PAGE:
Near Manassas in Prince William County, Virginia — The American South (Mid-Atlantic)
“The Very Vortex of Hell”
Second Battle of Manassas
—Day Three - August 30, 1862 - 4:15 p.m. —
The 5th New York hurried to form a battle line along the crest of this slope. By then, thousands of Confederates were at the edge of the trees firing volley after volley. The New Yorkers were overrun in less than ten minutes. The unit sustained 123 men killed or mortally wounded - the greatest loss of life in any Union infantry regiment in any single action of the war. Remembering the one-sided slaughter, a veteran compared it to "the very vortex of Hell."
The grassy slope behind you, covered with the colorful red and blue uniforms of fallen Zouaves, reminded one Southerner of a field of Texas wildflowers.
Erected by Manassas National Battlefield Park - National Park Service - Department of the Interior.
Location. Touch for map. Marker is in this post office area: Manassas VA 20109, United States of America.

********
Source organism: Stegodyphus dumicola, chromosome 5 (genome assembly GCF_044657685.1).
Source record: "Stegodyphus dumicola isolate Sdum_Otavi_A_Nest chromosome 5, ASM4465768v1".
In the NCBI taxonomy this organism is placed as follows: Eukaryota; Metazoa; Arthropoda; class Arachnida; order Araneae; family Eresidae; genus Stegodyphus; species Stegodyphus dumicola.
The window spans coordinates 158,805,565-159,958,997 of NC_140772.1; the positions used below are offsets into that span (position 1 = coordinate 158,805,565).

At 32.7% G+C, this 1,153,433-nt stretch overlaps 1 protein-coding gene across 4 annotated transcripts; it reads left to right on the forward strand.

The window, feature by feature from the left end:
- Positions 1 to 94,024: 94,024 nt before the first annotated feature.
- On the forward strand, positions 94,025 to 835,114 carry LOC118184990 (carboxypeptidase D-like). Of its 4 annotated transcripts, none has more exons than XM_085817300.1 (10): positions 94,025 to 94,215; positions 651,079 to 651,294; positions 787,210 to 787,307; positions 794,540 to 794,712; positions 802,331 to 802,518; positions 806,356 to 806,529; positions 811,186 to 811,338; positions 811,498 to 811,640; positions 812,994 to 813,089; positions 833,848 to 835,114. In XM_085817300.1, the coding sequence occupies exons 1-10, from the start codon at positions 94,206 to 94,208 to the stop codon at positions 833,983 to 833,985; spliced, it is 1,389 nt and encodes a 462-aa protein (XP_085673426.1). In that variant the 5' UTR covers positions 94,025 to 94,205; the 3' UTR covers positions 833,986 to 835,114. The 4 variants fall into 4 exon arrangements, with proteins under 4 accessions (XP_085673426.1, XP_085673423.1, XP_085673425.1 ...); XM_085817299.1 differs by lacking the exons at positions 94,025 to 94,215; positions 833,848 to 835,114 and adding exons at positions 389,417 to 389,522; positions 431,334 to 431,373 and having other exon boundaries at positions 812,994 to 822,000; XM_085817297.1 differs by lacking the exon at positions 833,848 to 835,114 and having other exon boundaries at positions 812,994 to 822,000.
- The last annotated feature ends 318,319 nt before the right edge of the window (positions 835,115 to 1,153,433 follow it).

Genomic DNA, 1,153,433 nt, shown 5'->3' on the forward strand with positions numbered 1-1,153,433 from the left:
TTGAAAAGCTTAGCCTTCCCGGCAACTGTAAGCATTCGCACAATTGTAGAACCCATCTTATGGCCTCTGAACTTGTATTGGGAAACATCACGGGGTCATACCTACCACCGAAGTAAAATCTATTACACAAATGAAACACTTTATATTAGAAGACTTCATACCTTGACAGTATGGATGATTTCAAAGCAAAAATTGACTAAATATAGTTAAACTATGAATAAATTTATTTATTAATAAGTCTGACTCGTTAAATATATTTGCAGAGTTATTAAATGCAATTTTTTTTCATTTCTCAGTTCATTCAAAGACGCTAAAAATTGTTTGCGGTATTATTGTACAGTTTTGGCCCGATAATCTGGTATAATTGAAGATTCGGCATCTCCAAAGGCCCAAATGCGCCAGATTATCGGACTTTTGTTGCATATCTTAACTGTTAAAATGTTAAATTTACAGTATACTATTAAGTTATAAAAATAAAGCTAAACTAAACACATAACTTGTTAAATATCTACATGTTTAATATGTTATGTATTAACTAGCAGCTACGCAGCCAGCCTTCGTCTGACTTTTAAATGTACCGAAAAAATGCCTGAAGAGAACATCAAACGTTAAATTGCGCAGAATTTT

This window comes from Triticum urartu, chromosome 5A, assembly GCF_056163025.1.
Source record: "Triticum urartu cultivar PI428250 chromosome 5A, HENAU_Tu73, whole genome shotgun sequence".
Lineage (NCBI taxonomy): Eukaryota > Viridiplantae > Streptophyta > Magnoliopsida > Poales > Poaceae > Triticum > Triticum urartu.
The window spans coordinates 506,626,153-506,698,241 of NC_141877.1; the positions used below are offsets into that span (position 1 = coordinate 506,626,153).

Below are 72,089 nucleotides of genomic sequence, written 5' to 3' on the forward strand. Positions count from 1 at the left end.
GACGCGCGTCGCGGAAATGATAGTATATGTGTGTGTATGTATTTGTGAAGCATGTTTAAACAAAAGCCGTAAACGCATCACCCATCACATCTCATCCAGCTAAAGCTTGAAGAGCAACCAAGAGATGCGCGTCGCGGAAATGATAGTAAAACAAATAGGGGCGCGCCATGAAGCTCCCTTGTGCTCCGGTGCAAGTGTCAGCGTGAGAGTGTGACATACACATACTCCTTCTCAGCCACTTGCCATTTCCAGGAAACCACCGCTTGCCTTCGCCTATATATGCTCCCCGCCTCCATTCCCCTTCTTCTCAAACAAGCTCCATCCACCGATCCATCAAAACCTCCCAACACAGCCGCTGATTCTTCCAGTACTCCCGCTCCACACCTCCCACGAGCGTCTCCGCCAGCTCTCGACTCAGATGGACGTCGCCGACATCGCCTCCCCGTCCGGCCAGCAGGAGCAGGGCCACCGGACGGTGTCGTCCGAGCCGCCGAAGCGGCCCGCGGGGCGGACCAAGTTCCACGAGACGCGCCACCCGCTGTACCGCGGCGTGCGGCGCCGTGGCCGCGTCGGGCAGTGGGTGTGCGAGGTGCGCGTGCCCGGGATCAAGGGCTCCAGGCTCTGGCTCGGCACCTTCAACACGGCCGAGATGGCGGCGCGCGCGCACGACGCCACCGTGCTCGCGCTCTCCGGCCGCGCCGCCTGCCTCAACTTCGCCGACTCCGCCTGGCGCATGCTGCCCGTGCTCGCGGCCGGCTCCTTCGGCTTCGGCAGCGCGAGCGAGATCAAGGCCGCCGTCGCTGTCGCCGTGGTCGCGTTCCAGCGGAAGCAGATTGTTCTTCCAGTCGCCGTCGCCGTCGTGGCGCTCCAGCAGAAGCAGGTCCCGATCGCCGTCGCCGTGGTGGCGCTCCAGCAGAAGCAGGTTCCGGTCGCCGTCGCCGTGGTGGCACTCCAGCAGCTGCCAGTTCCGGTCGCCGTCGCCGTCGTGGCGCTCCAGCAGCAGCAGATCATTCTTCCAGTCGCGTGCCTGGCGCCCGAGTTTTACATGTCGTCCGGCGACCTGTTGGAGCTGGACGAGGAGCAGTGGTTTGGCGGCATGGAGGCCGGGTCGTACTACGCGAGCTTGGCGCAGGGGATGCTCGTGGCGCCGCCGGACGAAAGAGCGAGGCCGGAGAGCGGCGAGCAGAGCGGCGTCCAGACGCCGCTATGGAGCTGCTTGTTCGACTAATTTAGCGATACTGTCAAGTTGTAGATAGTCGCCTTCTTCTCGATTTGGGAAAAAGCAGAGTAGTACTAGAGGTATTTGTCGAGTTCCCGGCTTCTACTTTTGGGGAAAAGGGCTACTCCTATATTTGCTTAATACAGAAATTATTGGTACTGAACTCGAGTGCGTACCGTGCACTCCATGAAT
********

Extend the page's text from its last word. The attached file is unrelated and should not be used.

Other nearby markers. At least 8 other markers are within walking distance of this marker. 10th New York Vol. Infantry (within shouting distance of this marker); 5th Regiment New York Volunteer Infantry (within shouting distance of this marker); Confederate Counterattack (within shouting distance of this marker); Twilight Clash (approx. ¼ mile away); Brooklyn Fourteenth (approx. ¼ mile away); Federal Artillery Position (approx. ¼ mile away); Groveton Confederate Cemetery (approx. ¼ mile away); Groveton – Second Battle of Bull Run (approx. 0.3 miles away). Touch for a list and map of all markers in Manassas.
Also see . . . One-Sided Slaughter. The older marker which this one replaced. (Submitted on August 27, 2012, by Craig Swain of Leesburg, Virginia.)
Categories. • War, US Civil •
Credits. This page was last revised on June 16, 2016. This page originally submitted on August 27, 2012, by Craig Swain of Leesburg, Virginia. This page has been viewed 496 times since then and 50 times this year. Photos: 1, 2, 3. submitted on August 27, 2012, by Craig Swain of Leesburg, Virginia.